The sheriff offers a ride and the two chat. Rambo wants a bite to eat and the sheriff tells him there’s a good diner in the next town about 30 miles away. Asked if there was a place to eat in Hope, the lawman says no. “We don’t want guys like you in this town.”
Confronted by deputies after taking an Army truck with an M60, they fire their Model 10 revolvers at Rambo from their squad car before he forces the deputies off the road, slamming their police unit into a parked vehicle.
Pictured is a Model 10-5 that was introduced in 1962 where the sight width was changed from 1/10 to 1/8. The Model 10 was first introduced in 1957 but had previously held different designations before that including the .38 Hand Ejector Model of 1899, the Military & Police, or the Victory Model with changes to the gun along the way that included chambering for heavier rounds and changes in the lock mechanism.
The M60 is on the movie poster with a belt of ammo draped over Rambo’s shoulder showing it is nearly as much a star of the film as Stallone.
After Rambo jumps onto an Army truck as the movie heads to its conclusion, he learns from the soldier driving, before assisting him out of the truck, that an M60 is mounted in the truck bed. Crashing into a gas station’s pumps, Rambo removes the machine gun from its mount and fires at the pooling gasoline to create an explosion.
Rambo finds the sheriff atop the police station building and slowly stalks him, shooting out transformers to knock out power and darken the sheriff’s office. Rambo ultimately uses the M60 to wound Teasle who falls through a skylight.
Ready to continue the fight, Rambo is confronted by Col. Sam Trautman, his former commanding officer in Vietnam who talks him into surrender. Trautman, played by Richard Crenna, arrived in the small town trying to warn the sheriff and his men about the danger of Rambo, telling them, “I didn’t come to rescue Rambo from you. I came here to rescue you from him.”
The M60, or “the pig,” ranks among the highest selling machine guns Rock Island Auction has offered, with one selling for over $100,000 in December 2022. As a Vietnam veteran, Rambo would’ve been familiar with the M60 since they were carried through the jungle, went aloft in helicopters and mounted on gunboats of the brown water navy.
Don’t remember this pistol in the movie? For good reason as the end veers away from the book’s ending. In David Morell’s 1972 book, “First Blood,” on which the movie is based, Trautman fatally shoots Rambo. A similar scene in the sheriff’s department using an M1911A1 was filmed for the movie but discarded.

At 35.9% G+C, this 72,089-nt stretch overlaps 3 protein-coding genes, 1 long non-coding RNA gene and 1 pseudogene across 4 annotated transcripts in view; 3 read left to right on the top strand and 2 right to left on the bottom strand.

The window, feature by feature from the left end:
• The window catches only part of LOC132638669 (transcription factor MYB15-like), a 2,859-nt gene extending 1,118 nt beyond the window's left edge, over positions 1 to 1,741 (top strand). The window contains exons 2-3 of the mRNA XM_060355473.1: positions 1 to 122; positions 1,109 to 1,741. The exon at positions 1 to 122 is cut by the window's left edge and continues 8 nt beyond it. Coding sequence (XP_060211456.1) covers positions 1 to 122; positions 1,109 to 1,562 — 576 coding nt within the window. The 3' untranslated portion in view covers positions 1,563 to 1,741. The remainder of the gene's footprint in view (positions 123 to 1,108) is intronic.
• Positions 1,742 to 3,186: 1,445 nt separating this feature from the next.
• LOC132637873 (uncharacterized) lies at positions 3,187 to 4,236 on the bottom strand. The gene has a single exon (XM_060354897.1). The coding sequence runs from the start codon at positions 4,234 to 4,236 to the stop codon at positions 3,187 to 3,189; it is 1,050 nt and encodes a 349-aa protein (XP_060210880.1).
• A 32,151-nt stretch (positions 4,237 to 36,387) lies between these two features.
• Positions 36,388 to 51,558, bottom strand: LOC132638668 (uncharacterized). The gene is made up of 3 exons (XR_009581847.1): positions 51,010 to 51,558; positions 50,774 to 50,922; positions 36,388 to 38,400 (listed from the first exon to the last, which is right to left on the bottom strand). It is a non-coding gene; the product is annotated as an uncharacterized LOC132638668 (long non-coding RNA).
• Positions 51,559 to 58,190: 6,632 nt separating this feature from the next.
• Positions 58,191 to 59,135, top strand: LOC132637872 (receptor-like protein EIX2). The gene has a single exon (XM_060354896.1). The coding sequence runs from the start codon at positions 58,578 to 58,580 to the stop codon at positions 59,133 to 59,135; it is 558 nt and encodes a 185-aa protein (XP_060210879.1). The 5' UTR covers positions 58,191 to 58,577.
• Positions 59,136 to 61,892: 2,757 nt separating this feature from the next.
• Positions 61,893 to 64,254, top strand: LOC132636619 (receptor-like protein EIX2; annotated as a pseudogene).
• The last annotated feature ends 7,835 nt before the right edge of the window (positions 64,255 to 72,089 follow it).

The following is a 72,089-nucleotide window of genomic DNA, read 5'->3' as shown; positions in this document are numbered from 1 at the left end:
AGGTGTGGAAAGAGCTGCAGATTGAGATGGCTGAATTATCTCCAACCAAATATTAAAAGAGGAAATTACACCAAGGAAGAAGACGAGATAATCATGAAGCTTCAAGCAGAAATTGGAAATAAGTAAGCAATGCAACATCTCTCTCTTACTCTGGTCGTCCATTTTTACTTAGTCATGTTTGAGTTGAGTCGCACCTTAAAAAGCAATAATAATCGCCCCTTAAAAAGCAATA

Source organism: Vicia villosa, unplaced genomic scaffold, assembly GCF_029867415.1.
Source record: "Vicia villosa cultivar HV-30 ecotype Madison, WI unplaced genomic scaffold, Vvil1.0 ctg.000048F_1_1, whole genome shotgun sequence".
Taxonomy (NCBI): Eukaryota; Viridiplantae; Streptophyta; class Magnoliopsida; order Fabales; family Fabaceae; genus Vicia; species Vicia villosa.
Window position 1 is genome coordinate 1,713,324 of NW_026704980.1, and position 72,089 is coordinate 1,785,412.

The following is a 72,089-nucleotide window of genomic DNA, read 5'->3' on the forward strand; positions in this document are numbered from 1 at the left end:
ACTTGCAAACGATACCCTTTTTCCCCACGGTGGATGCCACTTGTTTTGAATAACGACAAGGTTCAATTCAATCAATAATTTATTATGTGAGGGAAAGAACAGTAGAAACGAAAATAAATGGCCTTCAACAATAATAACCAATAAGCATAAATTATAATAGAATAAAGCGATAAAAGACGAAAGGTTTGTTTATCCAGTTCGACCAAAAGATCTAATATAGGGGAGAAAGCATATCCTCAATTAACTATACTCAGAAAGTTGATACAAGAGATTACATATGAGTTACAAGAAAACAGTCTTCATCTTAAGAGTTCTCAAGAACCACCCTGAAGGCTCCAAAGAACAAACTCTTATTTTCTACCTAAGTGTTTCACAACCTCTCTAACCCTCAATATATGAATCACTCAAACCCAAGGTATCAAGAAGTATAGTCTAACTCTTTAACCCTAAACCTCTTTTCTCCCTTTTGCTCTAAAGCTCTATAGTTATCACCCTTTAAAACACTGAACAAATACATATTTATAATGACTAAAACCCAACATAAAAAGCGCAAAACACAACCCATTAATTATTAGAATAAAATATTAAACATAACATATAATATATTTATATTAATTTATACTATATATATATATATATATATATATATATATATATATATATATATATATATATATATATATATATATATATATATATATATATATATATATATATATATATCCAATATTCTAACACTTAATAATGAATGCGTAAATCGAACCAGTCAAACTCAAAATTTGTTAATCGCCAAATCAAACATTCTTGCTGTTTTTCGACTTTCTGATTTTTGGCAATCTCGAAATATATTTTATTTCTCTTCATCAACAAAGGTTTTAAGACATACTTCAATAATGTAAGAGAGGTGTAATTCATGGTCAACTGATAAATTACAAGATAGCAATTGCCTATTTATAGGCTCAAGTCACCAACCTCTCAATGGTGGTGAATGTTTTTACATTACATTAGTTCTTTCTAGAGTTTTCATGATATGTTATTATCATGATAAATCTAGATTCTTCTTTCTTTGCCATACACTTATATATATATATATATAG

Director Ted Kotcheff recalled the moment after filming the scene that Stallone took him aside. Stallone said, “You know, Ted, we put this character through so much. The police abuse him. He’s pursued endlessly. Dogs are sent after him. He jumps off cliffs. He runs through freezing water. He’s shot in the arm and he has to sew it up himself. All this, and now we’re gonna kill him?”
Kotcheff agreed and went to the producers with the idea that Rambo would be walked out of the sheriff’s department by Trautman. The producers initially concerned about going over budget resisted, but Kotcheff and Stallone won out and shot the scene right after filming the initial ending. The producers played the original ending for test audiences who hated it. The movie opened in theaters with Kotcheff and Stallone’s ending.
“Unhappy endings are intellectual endings. But happy endings are popular endings,” the director told Entertainment Weekly in 2017. “To which I might add, for Andy Vajna and Mario Kassar, who produced three Rambo sequels: Profitable endings, too!”
The original scene was used as one of Rambo’s nightmares in “Rambo: First Blood Part II.”
Adopted by the U.S. Army in 1911, the Colt Model 1911 chambered in .45 ACP served in both World Wars with slight refinements along the way and was also used by the military through Korea and Vietnam until it was replaced by Beretta’s M9 in the mid-1980s.
While it is set around Christmas, “First Blood” fails to offer any of the tropes required to make it a Christmas movie other than a lot of evergreen trees, some decorations, and a hint of snow. That said it is definitely a fun but intense watch with its gunplay and action, truly a departure from stop-animation classics, Bing Crosby and nativity sets. Plus, most would agree that no one wants to see a wronged John Rambo coming down their chimney on Christmas Eve.
From the time a young Samuel Colt observed the working of a capstan on board a sailing ship in the early 1800s to when he produced the Colt Paterson